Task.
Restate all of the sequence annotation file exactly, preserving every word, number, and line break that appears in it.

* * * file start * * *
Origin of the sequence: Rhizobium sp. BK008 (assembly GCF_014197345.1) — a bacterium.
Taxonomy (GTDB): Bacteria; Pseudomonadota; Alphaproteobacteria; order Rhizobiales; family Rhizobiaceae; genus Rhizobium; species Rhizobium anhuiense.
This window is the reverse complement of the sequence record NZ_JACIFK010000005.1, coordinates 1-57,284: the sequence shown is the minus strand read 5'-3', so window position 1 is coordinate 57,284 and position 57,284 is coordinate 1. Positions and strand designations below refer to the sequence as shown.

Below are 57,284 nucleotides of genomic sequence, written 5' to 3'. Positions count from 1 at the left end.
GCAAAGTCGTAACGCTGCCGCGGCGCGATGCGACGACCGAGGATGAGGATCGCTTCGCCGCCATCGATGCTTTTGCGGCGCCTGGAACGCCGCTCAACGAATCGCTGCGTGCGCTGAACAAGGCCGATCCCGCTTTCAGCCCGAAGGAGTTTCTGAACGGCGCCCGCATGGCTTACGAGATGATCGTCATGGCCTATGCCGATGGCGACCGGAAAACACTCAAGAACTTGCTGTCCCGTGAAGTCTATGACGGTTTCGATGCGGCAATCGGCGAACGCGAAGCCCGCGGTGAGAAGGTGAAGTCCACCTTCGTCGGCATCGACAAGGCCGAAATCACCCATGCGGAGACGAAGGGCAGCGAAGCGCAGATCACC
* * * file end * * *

Origin of the sequence: Rhizobium sp. BK008 (assembly GCF_014197345.1) — a bacterium.
Taxonomy (GTDB): Bacteria; Pseudomonadota; Alphaproteobacteria; order Rhizobiales; family Rhizobiaceae; genus Rhizobium; species Rhizobium anhuiense.
This window is the reverse complement of the sequence record NZ_JACIFK010000005.1, coordinates 1-57,284: the sequence shown is the minus strand read 5'-3', so window position 1 is coordinate 57,284 and position 57,284 is coordinate 1. Positions and strand designations below refer to the sequence as shown.

Below are 57,284 nucleotides of genomic sequence, written 5' to 3'. Positions count from 1 at the left end.
GCAAAGTCGTAACGCTGCCGCGGCGCGATGCGACGACCGAGGATGAGGATCGCTTCGCCGCCATCGATGCTTTTGCGGCGCCTGGAACGCCGCTCAACGAATCGCTGCGTGCGCTGAACAAGGCCGATCCCGCTTTCAGCCCGAAGGAGTTTCTGAACGGCGCCCGCATGGCTTACGAGATGATCGTCATGGCCTATGCCGATGGCGACCGGAAAACACTCAAGAACTTGCTGTCCCGTGAAGTCTATGACGGTTTCGATGCGGCAATCGGCGAACGCGAAGCCCGCGGTGAGAAGGTGAAGTCCACCTTCGTCGGCATCGACAAGGCCGAAATCACCCATGCGGAGACGAAGGGCAGCGAAGCGCAGATCACC